Never Have I Ever Ensemble talks with Counseling Center at BSC


Yesterday the Birmingham Southern College’s ensemble presented the play for Sara Hoover, who works with the counseling center on campus and is a family counseling specialist. Below are a few bullet points of some of the discussion raised in the meeting with the theatre students yesterday after their performance.

Notes from Sara Hoover:
The scene performed raised various underlying themes including: (and this is not all-inclusive)

· Assumptions – about who would have an eating disorder and who would not – (examples of “only women have eating disorders” vs the applause of others who exercise to the extreme to be 0% body fat –particularly men. – we discussed the media’s influence on this and its impact. We discussed how early it starts – (middle school was a HUGE part of the discussion of when one begins typically to really feel the awkwardness in life and how powerful words are).
· Focusing on someone’s appearance in general to determine if they are “ok” or not
· How to feel comfortable in one’s own skin
· Self-care – knowing one must take care of self before looking after another person in any way
· What’s behind the behavior of “Ariel” – she’s seen as a monster in some ways but in reality, what was it in her life and family history that impacted who she has become? And the character of “Phillipe” and how we all know someone like him – who wants to exploit the vulnerabilities of other yet it’s due to his own insecurity
· Gender identity – biases and stereotypes
· Alcohol consumption with the intent of getting so drunk one throws up/purges and/or passes out
· Addiction in families and the impact of it in students’ lives here
· Bullying – through showing embarrassing videos/photos of others – social media and face-to-face comments/attacks
· Acting out of “concern” yet coming across to someone struggling as a police officer or interrogator – rather than a comforting friend who wants to be of support.
· Objectification of others
· Bigotry
· Self – image
· Body-dysmorphia and body image in general
· How to ask for help – — and why is it so difficult?
· Being intentional with our words with one another – even with our closest friends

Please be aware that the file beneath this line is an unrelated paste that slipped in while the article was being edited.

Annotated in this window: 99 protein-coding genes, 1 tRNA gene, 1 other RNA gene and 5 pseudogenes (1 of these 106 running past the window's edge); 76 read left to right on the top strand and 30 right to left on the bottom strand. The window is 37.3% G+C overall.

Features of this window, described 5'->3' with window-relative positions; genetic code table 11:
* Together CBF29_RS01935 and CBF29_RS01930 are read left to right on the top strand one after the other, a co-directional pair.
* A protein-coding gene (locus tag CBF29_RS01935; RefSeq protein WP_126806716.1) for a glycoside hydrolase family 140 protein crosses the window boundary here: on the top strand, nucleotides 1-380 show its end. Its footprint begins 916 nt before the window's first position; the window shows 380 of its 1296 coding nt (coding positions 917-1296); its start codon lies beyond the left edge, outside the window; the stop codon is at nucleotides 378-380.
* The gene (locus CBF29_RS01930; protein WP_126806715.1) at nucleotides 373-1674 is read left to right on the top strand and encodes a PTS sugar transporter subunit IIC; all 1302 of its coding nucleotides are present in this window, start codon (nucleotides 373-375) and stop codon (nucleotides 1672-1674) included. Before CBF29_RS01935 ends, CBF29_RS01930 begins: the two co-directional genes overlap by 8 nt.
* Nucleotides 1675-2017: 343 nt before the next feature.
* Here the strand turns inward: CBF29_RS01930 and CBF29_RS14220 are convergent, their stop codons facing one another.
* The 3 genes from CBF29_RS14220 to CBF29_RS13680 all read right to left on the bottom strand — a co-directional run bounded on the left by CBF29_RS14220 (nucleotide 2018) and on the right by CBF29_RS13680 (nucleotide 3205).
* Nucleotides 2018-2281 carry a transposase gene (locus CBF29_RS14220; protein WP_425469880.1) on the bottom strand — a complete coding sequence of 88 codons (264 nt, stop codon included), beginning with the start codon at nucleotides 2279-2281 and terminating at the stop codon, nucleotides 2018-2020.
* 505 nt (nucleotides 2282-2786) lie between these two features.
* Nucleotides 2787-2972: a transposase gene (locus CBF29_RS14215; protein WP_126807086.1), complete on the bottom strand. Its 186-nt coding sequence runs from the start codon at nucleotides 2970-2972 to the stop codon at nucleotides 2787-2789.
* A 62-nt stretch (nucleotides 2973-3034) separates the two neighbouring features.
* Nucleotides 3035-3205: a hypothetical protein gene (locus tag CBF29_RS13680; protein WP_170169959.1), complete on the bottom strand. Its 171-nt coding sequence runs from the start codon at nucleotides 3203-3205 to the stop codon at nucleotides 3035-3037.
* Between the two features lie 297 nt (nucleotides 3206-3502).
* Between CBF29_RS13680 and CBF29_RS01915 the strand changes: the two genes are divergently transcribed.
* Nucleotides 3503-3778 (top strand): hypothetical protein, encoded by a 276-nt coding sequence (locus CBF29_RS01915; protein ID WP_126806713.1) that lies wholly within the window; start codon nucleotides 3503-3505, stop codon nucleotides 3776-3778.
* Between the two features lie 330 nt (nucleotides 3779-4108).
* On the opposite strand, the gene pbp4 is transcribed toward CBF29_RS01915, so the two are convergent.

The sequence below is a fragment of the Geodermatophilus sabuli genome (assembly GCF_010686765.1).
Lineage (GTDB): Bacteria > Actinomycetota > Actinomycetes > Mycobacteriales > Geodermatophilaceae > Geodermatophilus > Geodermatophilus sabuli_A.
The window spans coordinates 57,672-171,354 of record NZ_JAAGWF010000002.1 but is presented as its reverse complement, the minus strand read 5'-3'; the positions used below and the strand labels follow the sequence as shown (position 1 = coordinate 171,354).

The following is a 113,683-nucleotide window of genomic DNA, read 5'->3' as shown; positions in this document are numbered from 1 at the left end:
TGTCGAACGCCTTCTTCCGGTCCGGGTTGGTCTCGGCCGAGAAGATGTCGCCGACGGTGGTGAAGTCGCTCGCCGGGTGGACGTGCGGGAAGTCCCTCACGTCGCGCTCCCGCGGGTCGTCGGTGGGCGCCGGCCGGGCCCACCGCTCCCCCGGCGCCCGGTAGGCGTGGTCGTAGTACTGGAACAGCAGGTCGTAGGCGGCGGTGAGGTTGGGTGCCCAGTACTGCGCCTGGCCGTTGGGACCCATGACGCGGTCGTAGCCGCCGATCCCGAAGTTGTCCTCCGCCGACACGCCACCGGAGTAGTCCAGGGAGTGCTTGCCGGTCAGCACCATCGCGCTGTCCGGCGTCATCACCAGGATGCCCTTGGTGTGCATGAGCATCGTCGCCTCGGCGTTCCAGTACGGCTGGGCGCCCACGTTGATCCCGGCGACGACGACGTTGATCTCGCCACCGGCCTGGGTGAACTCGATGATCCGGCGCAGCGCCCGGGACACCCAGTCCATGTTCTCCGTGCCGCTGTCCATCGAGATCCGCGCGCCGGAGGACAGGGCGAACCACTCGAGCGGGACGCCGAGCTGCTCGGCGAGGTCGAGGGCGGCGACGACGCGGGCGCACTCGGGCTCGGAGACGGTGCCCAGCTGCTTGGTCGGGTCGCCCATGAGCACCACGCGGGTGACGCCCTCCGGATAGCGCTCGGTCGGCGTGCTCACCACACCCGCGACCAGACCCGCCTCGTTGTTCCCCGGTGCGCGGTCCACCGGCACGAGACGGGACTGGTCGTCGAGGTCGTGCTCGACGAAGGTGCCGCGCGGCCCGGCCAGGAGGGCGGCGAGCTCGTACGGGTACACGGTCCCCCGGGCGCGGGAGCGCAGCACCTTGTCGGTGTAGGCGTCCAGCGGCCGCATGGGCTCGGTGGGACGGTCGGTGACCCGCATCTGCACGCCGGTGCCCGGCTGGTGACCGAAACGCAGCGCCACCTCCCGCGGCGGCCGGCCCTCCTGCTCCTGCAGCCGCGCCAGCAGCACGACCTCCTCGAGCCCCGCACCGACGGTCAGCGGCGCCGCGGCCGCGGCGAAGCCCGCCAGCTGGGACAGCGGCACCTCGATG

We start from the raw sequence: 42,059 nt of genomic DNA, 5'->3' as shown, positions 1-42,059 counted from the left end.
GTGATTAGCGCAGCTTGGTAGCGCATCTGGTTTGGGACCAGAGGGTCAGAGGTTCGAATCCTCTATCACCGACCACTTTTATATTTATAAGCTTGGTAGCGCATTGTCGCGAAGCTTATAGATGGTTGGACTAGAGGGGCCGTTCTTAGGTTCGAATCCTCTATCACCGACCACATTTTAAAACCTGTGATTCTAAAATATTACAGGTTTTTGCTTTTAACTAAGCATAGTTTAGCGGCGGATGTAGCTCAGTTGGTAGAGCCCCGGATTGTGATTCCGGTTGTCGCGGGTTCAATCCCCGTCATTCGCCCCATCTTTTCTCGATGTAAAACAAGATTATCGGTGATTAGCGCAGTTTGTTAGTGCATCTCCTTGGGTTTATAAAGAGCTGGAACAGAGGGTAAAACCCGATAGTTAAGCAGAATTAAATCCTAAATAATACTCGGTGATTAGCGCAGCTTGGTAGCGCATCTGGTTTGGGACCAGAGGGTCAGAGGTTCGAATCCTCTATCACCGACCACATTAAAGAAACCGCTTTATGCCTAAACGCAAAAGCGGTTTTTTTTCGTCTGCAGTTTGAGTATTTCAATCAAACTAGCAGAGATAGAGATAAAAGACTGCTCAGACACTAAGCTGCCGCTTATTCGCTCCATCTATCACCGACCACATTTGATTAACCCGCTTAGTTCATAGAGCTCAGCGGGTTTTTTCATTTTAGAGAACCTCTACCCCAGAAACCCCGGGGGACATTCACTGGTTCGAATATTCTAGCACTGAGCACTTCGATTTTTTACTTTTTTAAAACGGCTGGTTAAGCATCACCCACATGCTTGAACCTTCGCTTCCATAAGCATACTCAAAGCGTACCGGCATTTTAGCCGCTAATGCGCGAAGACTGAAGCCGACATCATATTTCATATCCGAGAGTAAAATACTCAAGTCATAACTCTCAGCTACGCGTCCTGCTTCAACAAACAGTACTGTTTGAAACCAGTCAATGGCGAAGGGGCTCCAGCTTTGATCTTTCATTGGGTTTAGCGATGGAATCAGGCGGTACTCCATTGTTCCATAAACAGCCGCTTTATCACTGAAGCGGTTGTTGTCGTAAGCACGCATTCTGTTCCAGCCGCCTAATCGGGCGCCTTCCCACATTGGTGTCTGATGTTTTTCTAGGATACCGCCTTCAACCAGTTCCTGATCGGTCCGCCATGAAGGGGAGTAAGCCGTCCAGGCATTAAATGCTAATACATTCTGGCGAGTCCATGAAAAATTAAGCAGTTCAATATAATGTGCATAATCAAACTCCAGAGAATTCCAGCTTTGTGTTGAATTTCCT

· How no one really knows what’s going on with another person fully unless they are in their skin – so the assumptions that we can “harass” through “funny” comments is problematic – and oftentimes is a trigger for the person of something very painful

These are just a few of the topics we discussed. When I asked how can we address these issues more effectively beyond the production? I LOVED the answer that seemed to be the consensus of the group:

“We need to do this type of thing in groups with each other all over campus – (not having a faculty/staff or other outside speaker/adult professional come in) – but within our own groups, peer to peer having meaningful discussions about the problems we have and see.” One idea came up that all parties be suspended one night per month or so and have Greek Life and other groups that are in place have a topic of conversation within their own membership that night. “How cool would it be to have the same topic of conversation going on in small groups all over campus at the same time? “

End of notes03 - NEVER HAVE I EVER

I hope it helps to shape activities on campus. The goal of the College Collaboration Project is to have the same topic of conversation going in communities all over the country at the same time through the development of a play. I’m so grateful for all involved in the program willing to do the work of putting on the play and seriously examining the issues Jan’s text brings to the surface.

Thank you!


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